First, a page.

Should You Tell Your Boss When You’re Not Engaged at Work?

Should You Tell Your Boss When You’re Not Engaged at Work?

by Dr. Rick Goodman on December 20, 2017

Employee engagement matters, and there are many factors that can drive it—or, conversely, diminish it. One of the primary ones is leadership. Simply put, the person you work for—your boss, manager, or team leader—can actively promote or diminish the enthusiasm you feel for your work.

This has some obvious implications for leaders, yet it also raises an interesting question for employees—to wit: If you’re not engaged with your work, should you say something to the person in charge?

Speaking Up About Employee Engagement

Unfortunately, this may be one of those scenarios where neither option is a good one. When you speak up and say something about your lack of engagement, it can certainly lead to some awkward moments. On the other hand, if you don’t say anything, nothing will change—and that’s probably even worse. It means you’ll be unengaged; your boss’ leadership style will continue to fall short; and the whole team might ultimately suffer.

One thing to keep in mind is that most leaders aren’t aware that they have an unengaging leadership style—and as such, open and honest feedback may help them to see some areas of improvement they’d otherwise miss.

Yes, it might be a challenging thing to bring up—but in the end, it can benefit everyone.

Talking to Your Boss About Employee Engagement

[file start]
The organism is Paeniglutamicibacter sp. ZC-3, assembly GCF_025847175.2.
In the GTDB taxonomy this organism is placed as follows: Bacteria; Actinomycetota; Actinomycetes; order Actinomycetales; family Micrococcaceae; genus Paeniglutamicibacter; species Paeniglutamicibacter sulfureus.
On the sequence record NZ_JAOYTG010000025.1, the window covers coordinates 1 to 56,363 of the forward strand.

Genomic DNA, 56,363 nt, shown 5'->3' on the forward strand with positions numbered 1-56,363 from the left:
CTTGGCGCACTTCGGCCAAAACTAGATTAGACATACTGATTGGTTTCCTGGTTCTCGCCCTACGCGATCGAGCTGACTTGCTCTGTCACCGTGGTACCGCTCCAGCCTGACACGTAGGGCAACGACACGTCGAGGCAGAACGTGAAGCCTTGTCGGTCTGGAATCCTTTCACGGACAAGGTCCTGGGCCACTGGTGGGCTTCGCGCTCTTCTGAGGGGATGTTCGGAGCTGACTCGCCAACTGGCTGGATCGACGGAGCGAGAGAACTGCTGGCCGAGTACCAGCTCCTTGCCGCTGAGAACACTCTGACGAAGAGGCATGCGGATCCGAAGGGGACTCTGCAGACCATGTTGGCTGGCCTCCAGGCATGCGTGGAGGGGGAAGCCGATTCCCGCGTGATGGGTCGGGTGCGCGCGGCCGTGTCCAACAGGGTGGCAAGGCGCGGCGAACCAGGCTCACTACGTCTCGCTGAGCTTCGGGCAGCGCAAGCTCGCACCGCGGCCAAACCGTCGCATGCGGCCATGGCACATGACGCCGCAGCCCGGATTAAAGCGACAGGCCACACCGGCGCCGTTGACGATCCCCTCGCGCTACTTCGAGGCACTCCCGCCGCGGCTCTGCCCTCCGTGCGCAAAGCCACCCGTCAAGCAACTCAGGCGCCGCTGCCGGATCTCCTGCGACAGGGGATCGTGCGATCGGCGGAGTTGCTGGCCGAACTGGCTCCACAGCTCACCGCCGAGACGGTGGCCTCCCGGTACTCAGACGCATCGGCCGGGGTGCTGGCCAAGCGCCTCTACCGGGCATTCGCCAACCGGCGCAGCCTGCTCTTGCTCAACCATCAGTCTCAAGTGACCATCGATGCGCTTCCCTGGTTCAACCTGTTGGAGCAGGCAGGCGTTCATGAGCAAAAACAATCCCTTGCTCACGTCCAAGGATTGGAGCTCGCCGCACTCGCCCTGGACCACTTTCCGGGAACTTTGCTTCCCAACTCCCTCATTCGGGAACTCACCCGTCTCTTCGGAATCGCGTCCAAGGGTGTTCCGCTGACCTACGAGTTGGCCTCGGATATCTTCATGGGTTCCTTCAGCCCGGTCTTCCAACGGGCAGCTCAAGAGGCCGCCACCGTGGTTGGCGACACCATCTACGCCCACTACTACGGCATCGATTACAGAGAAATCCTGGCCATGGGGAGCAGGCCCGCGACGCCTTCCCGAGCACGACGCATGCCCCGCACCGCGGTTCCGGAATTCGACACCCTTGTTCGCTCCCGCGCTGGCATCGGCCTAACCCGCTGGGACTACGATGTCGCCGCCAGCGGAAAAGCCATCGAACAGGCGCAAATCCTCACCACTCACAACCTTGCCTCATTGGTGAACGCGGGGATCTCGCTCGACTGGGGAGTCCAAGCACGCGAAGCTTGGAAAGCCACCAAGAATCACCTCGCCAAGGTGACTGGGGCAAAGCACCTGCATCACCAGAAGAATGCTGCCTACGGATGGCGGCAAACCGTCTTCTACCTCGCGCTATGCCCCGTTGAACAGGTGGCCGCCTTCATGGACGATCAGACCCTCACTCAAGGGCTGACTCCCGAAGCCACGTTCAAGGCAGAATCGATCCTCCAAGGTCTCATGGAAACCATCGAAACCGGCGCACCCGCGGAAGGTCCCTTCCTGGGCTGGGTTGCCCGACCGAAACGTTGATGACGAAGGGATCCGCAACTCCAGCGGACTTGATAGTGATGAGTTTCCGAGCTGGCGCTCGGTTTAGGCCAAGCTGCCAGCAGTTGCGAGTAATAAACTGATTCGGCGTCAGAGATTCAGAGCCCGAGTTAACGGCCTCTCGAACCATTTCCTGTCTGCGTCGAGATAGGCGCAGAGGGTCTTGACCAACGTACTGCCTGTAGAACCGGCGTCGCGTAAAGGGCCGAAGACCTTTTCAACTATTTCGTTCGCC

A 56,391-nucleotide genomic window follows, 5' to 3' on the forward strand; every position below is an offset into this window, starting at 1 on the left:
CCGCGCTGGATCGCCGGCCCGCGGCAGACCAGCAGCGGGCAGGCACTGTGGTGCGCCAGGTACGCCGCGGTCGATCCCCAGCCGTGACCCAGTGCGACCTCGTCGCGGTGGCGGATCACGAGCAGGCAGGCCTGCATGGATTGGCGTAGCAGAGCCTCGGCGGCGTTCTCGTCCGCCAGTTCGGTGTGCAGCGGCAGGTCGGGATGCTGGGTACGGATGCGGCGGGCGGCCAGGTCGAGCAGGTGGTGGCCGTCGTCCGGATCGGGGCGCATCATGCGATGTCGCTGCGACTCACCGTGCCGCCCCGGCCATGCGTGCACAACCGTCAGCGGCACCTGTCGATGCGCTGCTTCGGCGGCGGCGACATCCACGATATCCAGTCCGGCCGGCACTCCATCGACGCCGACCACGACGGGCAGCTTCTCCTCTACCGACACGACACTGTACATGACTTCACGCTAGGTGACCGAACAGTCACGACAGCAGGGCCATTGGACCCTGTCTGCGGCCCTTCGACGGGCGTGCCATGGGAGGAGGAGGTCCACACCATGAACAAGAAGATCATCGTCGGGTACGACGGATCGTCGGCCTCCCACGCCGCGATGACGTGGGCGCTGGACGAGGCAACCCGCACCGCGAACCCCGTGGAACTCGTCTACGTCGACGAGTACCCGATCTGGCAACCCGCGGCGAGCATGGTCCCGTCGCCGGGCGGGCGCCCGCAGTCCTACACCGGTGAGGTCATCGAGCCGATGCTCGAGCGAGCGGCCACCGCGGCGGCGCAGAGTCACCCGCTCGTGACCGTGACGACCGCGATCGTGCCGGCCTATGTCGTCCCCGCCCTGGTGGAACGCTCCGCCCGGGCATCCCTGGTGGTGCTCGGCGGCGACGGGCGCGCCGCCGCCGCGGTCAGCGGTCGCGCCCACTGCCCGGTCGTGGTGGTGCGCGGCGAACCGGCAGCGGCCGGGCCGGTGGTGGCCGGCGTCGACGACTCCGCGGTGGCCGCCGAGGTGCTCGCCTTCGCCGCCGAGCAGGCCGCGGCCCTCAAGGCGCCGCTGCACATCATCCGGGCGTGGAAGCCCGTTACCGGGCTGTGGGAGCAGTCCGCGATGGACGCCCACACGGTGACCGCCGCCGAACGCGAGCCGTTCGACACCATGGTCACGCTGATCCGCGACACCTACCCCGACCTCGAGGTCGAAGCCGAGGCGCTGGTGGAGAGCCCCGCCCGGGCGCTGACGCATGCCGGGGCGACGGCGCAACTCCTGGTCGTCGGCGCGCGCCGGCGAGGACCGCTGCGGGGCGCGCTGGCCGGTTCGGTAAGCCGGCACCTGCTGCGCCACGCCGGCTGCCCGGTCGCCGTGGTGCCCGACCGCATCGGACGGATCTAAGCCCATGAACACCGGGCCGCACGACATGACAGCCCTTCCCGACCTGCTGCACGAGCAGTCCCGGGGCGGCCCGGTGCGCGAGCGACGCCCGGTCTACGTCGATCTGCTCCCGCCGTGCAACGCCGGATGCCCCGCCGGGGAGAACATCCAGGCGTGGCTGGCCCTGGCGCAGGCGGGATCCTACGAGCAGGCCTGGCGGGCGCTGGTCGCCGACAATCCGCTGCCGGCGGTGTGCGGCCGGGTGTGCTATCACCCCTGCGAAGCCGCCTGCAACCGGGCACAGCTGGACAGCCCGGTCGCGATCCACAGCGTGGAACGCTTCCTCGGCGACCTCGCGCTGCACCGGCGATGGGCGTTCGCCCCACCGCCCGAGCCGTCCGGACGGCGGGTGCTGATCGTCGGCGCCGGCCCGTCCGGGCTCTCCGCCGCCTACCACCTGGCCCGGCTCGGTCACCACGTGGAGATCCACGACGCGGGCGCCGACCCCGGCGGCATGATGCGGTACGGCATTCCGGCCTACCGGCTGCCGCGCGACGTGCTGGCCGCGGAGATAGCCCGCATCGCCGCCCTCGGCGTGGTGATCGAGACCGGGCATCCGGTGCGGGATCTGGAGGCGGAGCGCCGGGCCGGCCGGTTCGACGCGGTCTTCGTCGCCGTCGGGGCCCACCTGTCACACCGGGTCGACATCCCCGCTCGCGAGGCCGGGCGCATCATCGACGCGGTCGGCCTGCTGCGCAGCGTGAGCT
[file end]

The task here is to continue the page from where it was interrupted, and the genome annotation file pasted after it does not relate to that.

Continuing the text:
So how can you address the issue? Here are a few suggestions:

Ask your boss to help you meet your full potential. It’s important to phrase it this way because it reminds your boss that this isn’t just a matter of your personal feelings; it has a real, bottom-line effect on productivity and ROI.

Request a new challenge. Make it clear to your boss that you’re not looking for a pep rally; you’re looking to be stretched. Just don’t ask unless you’re ready to tackle a big new project, because that may be what you get!

Ask your boss to explain how your role fits in with the big picture. Sometimes, what matters most is just being reminded of the mission.

Tell your boss that your work is exhausting. Your employer cannot reasonably expect you to maintain self-motivation at all times; sometimes the leader needs to step in and help push people forward.

Start a Conversation About Employee Engagement

Employee engagement is something worth being candid about—especially when your own workplace is coming up short. I’d love to lend my coaching skills here; reach out to me to learn more about boosting employee engagement in the workplace! Contact me at www.rickgoodman.com or call 888-267-6098.

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Dr. Rick GoodmanShould You Tell Your Boss When You’re Not Engaged at Work?